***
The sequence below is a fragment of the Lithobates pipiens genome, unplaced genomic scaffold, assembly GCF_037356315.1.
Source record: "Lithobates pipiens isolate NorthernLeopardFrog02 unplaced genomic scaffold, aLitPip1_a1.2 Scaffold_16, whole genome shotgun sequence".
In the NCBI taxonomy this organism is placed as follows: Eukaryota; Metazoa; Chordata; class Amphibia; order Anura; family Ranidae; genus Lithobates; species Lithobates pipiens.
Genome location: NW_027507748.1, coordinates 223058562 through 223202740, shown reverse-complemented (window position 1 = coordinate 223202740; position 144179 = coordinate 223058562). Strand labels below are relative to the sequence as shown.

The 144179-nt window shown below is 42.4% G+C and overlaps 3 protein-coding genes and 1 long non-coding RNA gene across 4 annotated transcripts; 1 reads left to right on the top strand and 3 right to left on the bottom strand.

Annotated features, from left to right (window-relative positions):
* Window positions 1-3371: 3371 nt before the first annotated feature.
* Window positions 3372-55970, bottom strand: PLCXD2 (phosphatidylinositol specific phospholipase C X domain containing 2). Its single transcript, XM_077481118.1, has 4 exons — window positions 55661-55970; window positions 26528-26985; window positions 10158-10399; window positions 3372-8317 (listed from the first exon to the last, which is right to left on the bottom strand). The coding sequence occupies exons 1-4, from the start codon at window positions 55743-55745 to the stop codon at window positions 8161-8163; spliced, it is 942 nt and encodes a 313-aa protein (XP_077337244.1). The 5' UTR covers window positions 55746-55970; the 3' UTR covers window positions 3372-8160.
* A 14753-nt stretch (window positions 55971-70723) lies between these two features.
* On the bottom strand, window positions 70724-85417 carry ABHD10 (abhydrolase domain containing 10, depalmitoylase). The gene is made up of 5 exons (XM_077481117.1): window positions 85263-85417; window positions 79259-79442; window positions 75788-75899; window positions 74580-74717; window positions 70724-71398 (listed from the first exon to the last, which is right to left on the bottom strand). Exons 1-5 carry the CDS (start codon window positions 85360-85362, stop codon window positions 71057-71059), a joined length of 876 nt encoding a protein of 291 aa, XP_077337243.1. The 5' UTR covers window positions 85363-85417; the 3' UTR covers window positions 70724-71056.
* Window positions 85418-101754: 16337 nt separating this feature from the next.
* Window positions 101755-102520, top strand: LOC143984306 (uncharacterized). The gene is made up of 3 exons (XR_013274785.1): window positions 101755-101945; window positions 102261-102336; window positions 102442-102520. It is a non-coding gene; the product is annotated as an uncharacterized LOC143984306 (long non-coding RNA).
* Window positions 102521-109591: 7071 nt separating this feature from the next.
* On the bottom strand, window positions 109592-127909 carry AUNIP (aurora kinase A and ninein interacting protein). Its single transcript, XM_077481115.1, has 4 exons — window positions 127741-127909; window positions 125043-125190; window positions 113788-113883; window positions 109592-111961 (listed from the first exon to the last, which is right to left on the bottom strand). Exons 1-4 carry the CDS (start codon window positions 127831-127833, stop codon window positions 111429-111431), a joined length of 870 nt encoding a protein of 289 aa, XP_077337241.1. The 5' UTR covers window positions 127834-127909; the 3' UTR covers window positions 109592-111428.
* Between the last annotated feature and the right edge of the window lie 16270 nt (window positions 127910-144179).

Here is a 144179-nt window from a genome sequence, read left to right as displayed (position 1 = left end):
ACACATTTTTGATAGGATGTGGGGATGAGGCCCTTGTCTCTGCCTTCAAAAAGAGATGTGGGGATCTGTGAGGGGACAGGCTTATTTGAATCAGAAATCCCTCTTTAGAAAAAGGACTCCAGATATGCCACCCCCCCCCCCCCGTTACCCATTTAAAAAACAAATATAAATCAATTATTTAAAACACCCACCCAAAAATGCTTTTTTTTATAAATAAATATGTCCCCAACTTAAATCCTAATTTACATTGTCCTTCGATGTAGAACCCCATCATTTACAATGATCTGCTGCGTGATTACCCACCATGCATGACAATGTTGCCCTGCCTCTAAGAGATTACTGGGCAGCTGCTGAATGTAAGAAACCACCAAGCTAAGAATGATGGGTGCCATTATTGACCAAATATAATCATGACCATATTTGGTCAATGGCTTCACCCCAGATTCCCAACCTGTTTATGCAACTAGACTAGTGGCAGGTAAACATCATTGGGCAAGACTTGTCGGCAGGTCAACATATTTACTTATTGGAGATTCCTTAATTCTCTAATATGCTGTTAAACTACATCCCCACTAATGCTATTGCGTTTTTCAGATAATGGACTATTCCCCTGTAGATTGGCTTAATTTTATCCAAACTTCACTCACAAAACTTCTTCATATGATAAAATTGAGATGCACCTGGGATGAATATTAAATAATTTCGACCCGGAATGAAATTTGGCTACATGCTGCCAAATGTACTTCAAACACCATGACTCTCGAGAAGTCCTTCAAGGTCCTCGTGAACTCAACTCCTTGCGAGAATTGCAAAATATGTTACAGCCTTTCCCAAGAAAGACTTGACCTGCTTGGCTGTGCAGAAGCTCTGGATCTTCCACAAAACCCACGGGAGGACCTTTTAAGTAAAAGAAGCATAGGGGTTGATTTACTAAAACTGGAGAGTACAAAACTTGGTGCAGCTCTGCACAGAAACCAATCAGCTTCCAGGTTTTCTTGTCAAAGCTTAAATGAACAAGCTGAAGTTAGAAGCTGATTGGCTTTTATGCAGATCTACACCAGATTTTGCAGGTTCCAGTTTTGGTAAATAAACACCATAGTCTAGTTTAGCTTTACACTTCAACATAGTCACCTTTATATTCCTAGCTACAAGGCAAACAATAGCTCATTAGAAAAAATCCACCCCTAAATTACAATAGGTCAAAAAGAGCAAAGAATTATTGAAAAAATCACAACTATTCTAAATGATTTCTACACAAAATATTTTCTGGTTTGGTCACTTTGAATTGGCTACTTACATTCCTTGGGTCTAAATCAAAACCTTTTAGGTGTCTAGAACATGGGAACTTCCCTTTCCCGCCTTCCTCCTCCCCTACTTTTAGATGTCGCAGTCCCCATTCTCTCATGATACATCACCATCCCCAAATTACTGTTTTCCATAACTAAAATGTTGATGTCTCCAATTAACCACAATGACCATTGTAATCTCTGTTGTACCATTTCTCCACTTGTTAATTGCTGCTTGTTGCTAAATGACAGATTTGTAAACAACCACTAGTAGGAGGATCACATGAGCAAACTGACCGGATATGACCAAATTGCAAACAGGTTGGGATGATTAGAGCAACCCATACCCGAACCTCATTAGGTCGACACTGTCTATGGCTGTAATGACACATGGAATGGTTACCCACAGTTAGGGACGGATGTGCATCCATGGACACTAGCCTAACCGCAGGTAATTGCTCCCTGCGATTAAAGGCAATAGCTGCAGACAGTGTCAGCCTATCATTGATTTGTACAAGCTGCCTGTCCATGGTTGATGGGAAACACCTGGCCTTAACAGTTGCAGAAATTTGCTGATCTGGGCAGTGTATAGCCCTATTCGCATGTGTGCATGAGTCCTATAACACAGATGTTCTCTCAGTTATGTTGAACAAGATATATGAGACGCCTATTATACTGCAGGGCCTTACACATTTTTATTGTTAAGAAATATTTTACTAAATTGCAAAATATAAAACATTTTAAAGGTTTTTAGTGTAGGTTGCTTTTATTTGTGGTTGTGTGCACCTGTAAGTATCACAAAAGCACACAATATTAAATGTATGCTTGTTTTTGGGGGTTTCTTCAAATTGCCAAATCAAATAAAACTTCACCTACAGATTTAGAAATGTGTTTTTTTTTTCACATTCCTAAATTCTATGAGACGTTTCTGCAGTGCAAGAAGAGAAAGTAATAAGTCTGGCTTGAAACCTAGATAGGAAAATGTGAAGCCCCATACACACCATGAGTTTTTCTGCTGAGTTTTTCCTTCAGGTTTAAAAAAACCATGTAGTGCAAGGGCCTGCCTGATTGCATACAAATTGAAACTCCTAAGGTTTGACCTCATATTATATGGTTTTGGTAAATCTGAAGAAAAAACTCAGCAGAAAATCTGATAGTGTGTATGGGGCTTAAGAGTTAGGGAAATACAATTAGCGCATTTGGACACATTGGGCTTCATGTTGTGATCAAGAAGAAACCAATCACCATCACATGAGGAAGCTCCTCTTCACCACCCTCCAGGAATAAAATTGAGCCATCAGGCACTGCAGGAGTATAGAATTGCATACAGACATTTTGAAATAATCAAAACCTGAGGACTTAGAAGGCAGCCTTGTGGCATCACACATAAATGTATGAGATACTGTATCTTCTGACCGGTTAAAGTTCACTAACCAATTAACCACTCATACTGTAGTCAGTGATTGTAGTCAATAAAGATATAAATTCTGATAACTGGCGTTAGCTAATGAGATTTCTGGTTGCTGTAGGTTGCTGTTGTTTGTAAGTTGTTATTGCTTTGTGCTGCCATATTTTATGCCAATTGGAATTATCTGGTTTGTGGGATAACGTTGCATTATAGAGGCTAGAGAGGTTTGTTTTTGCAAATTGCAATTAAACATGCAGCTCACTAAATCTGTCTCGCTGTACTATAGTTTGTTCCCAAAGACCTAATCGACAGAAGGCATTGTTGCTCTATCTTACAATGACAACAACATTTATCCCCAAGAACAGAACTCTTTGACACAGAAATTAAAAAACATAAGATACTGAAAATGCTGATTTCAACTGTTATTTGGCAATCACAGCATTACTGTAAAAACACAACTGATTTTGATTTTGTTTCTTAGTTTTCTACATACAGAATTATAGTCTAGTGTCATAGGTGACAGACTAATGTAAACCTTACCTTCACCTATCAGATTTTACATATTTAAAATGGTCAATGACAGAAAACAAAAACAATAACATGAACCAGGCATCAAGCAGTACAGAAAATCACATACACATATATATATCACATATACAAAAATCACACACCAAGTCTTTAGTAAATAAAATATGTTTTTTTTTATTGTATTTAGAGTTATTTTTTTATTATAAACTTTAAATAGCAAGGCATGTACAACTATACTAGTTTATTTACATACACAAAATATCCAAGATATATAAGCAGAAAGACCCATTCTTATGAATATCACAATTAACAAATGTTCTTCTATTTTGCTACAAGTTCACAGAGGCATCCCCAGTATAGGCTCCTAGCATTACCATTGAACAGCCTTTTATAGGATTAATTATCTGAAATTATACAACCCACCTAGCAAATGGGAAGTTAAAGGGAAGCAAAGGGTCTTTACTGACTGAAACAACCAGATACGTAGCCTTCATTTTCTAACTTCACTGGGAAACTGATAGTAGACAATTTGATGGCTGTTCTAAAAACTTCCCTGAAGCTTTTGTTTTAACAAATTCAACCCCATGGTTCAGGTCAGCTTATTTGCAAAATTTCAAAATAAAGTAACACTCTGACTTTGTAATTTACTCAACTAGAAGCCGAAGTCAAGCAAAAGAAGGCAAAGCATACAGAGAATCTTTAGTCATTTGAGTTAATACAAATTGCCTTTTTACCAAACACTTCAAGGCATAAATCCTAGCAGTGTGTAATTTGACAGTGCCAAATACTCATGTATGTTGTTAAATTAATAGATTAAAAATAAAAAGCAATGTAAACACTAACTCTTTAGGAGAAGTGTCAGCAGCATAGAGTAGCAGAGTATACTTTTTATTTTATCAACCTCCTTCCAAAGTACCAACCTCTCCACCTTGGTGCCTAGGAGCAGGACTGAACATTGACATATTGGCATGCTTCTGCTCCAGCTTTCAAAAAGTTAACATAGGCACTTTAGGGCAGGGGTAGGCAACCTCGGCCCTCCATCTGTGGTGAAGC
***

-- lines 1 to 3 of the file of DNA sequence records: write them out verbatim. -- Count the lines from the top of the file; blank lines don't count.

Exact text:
The sequence below is a fragment of the Lithobates pipiens genome, unplaced genomic scaffold, assembly GCF_037356315.1.
Source record: "Lithobates pipiens isolate NorthernLeopardFrog02 unplaced genomic scaffold, aLitPip1_a1.2 Scaffold_16, whole genome shotgun sequence".
In the NCBI taxonomy this organism is placed as follows: Eukaryota; Metazoa; Chordata; class Amphibia; order Anura; family Ranidae; genus Lithobates; species Lithobates pipiens.